Leg 16: FALA (Lanseria) SA – FWKI (Lilongwe) Malawi / 812 nm, 05:07 hrs
On Saturday Dec 21st, 2019 the flight plan was approved, and we left for Lilongwe in Malawi. Malawi is a poor country and is partly supported by the Chinese. They have built a lot there. The flight lasted five hours and we flew at a high altitude, where we experienced a lot of crosswind.

Leg 17: FWKI (Lilongwe) Malawi – HTKJ (Kilimanjaro) Tanzania / 695 nm, 04:05 hrs
On Sunday Dec 22nd 2019 we flew from Lilongwe to Kilimanjaro. We had the idea to do another game drive there, but after some discussions we decided to fly straight on to the next destination. If you fly in the area below the equator you are dealing with the Inter Tropical Convergence Zone. The Inter Tropical Convergence Zone, or ITCZ, is a belt of low pressure which circles the earth generally near the equator where the trade winds of the northern and southern hemispheres come together. It is characterized by convective activity which generates often vigorous thunderstorms over large areas. In this zone, you’ll have to deal with rising air and building clouds that are erratic from morning onwards. My examiner, commercial pilot at KLM, told me he would never dare to fly in this zone in such a small plane. He flies a Boeing 777 and indicates that even at an altitude of FL400, he often has to avoid the thunderclouds. My answer was: "You fly at a pre-determined time and are confronted with the ITCZ. We fly through this zone when it suits us. That means we fly as early as possible. Usually, we would fly around 7:00 am, as those clouds aren't active then." On this flight we had to deal with a temperature of the gearbox that just touched 115°C. Then the indication changed from green to yellow. Strange, because the other gearbox stayed 10°C lower. Instead of 100 kts, we then maintained 105 kts climbing speed. This is the only technical problem we had to deal with throughout our whole trip.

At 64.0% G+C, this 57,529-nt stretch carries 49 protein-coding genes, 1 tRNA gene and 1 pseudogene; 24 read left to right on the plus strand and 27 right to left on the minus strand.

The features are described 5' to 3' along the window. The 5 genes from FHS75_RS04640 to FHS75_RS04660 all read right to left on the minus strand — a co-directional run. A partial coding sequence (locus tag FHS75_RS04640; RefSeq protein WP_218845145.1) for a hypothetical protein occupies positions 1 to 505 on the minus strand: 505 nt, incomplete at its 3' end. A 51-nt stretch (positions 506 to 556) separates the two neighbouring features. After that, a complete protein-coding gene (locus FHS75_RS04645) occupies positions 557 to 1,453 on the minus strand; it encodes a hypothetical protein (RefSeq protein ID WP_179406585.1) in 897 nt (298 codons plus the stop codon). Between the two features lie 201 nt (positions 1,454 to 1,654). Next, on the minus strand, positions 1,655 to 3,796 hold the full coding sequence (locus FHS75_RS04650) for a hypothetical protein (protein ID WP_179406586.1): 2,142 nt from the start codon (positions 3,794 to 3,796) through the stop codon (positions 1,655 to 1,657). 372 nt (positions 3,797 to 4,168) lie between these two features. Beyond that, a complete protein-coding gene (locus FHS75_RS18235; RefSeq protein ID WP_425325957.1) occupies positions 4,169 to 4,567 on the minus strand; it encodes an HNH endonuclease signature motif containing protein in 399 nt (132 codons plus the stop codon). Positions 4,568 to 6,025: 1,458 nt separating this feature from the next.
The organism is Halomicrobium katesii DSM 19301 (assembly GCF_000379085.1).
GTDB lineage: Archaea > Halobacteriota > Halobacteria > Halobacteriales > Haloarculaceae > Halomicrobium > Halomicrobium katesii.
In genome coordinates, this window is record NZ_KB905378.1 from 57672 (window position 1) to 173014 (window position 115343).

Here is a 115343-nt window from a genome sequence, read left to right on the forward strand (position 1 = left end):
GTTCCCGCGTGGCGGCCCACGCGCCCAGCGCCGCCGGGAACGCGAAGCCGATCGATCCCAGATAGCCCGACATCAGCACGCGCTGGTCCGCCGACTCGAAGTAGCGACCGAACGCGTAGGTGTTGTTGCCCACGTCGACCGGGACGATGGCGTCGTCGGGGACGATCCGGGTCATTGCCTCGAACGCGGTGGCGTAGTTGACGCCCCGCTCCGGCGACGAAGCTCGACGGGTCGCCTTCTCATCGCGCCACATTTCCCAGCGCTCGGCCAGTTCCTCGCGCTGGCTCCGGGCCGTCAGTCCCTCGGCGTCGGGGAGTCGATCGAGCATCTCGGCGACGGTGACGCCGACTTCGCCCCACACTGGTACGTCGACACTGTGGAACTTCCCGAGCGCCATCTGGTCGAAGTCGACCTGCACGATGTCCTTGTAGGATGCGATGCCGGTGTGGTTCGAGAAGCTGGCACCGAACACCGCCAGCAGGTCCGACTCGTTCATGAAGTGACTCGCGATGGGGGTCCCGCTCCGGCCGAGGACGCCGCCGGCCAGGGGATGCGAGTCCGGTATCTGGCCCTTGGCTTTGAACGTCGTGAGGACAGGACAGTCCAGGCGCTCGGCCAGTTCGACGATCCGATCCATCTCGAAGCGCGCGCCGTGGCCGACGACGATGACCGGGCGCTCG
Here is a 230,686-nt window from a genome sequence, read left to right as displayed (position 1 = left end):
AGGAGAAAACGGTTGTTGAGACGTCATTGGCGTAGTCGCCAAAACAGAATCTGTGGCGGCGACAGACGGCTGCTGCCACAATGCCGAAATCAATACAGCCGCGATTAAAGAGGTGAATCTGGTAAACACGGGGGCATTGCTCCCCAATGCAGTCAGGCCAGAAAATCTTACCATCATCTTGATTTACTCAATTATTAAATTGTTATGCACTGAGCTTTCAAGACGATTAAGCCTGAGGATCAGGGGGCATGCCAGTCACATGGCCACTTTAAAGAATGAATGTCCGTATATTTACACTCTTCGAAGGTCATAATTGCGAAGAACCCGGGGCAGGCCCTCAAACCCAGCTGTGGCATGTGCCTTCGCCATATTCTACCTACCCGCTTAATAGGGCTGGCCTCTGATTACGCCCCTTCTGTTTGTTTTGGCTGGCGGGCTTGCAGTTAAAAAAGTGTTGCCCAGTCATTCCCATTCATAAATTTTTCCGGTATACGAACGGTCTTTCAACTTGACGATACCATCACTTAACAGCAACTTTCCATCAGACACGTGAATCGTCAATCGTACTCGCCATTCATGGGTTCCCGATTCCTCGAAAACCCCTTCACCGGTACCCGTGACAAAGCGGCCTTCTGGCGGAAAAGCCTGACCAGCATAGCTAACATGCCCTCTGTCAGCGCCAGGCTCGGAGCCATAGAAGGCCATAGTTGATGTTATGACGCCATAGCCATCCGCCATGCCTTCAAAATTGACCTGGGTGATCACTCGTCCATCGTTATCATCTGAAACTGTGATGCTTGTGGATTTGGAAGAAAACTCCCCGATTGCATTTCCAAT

Leg 18: HTKJ (Kilimanjaro) Tanzania – HKKI (Kizuma) Kenya / 244 nm, 01:37 hrs
On Monday Dec 23rd 2019 we were at Kilimanjaro and had planned to fly to Kisumu. We didn't do a game drive as planned, so we could catch up for a day. We were ahead of our planning, causing us problems. Our permissions were issued to fly to Kisumu on Dec 24th. To change the date on the permit, the responsible person needed two hours to amend it. Everything is written down in a book. There is no central digital system yet. Kisumu is located at Lake Victoria and I expected to eat some nice fish. Well, I was wrong and I suffered from food poisoning for two days. Still we continued the next day.

Leg 19: HKKI (Kizuma) Kenya – HSSS (Karthoum) Sudan / 1,001 nm, 06:18 hrs
On Tuesday Dec 24th, 2019 we planned to fly to Lokichoggio Kenya. We called to see if we could get jet fuel. Well it wasn't available, and it would take three days to arrive in 200 L barrels. We didn't even bother to ask about the costs. That meant that we suddenly had to fly from Kizuma to Khartoum – quite a distance, because you can't exactly estimate what winds you will experience at what altitude. We reduced the engines to 60% which obviously decreases the overall speed, resulting in a longer flight. We were obliged to fly at 19,000 feet altitude, because we would fly over the war zone of South Sudan. So as high as possible. After 6:18 hours we landed at Khartoum. The refueling was again done with a fuel truck of 30 m3. In Africa, the jet fuel price varies between USD 0.60 and USD 0.80 per liter. In Khartoum we returned to the closest exclusive hotel.